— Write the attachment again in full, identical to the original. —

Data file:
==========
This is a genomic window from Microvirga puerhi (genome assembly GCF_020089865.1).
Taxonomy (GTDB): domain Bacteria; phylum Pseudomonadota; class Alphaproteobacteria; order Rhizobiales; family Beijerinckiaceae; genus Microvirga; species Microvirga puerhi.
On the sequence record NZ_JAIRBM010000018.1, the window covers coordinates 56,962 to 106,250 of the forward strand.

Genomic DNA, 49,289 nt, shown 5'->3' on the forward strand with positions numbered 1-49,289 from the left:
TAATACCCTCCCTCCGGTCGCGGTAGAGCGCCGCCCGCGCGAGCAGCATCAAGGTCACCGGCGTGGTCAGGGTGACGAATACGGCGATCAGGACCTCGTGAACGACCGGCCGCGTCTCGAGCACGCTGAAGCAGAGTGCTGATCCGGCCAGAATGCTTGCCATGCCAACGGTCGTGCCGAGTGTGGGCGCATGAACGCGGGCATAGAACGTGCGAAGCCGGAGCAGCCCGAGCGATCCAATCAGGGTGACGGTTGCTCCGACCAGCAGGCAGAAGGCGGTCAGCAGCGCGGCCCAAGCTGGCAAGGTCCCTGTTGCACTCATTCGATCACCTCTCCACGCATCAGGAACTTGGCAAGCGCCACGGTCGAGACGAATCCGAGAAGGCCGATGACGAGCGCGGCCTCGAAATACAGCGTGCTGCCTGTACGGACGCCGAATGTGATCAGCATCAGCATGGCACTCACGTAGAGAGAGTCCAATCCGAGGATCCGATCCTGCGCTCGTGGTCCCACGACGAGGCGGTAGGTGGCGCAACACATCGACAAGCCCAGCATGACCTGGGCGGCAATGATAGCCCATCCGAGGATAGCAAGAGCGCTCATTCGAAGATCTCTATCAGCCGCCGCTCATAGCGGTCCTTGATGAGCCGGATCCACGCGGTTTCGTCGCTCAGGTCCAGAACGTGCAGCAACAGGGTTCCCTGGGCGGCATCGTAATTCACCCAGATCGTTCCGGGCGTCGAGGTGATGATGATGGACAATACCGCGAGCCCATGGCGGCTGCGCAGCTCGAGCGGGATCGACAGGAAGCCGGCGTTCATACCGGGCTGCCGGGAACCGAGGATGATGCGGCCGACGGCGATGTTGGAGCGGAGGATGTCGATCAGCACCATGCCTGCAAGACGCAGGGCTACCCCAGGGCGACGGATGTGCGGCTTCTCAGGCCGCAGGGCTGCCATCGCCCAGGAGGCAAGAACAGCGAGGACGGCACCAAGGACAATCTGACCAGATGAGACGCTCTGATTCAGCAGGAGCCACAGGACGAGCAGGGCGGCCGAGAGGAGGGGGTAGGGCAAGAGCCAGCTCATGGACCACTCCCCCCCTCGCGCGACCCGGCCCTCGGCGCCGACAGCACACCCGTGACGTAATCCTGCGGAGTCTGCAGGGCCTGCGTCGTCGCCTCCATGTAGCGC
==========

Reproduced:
This is a genomic window from Microvirga puerhi (genome assembly GCF_020089865.1).
Taxonomy (GTDB): domain Bacteria; phylum Pseudomonadota; class Alphaproteobacteria; order Rhizobiales; family Beijerinckiaceae; genus Microvirga; species Microvirga puerhi.
On the sequence record NZ_JAIRBM010000018.1, the window covers coordinates 56,962 to 106,250 of the forward strand.

Genomic DNA, 49,289 nt, shown 5'->3' on the forward strand with positions numbered 1-49,289 from the left:
TAATACCCTCCCTCCGGTCGCGGTAGAGCGCCGCCCGCGCGAGCAGCATCAAGGTCACCGGCGTGGTCAGGGTGACGAATACGGCGATCAGGACCTCGTGAACGACCGGCCGCGTCTCGAGCACGCTGAAGCAGAGTGCTGATCCGGCCAGAATGCTTGCCATGCCAACGGTCGTGCCGAGTGTGGGCGCATGAACGCGGGCATAGAACGTGCGAAGCCGGAGCAGCCCGAGCGATCCAATCAGGGTGACGGTTGCTCCGACCAGCAGGCAGAAGGCGGTCAGCAGCGCGGCCCAAGCTGGCAAGGTCCCTGTTGCACTCATTCGATCACCTCTCCACGCATCAGGAACTTGGCAAGCGCCACGGTCGAGACGAATCCGAGAAGGCCGATGACGAGCGCGGCCTCGAAATACAGCGTGCTGCCTGTACGGACGCCGAATGTGATCAGCATCAGCATGGCACTCACGTAGAGAGAGTCCAATCCGAGGATCCGATCCTGCGCTCGTGGTCCCACGACGAGGCGGTAGGTGGCGCAACACATCGACAAGCCCAGCATGACCTGGGCGGCAATGATAGCCCATCCGAGGATAGCAAGAGCGCTCATTCGAAGATCTCTATCAGCCGCCGCTCATAGCGGTCCTTGATGAGCCGGATCCACGCGGTTTCGTCGCTCAGGTCCAGAACGTGCAGCAACAGGGTTCCCTGGGCGGCATCGTAATTCACCCAGATCGTTCCGGGCGTCGAGGTGATGATGATGGACAATACCGCGAGCCCATGGCGGCTGCGCAGCTCGAGCGGGATCGACAGGAAGCCGGCGTTCATACCGGGCTGCCGGGAACCGAGGATGATGCGGCCGACGGCGATGTTGGAGCGGAGGATGTCGATCAGCACCATGCCTGCAAGACGCAGGGCTACCCCAGGGCGACGGATGTGCGGCTTCTCAGGCCGCAGGGCTGCCATCGCCCAGGAGGCAAGAACAGCGAGGACGGCACCAAGGACAATCTGACCAGATGAGACGCTCTGATTCAGCAGGAGCCACAGGACGAGCAGGGCGGCCGAGAGGAGGGGGTAGGGCAAGAGCCAGCTCATGGACCACTCCCCCCCTCGCGCGACCCGGCCCTCGGCGCCGACAGCACACCCGTGACGTAATCCTGCGGAGTCTGCAGGGCCTGCGTCGTCGCCTCCATGTAGCGC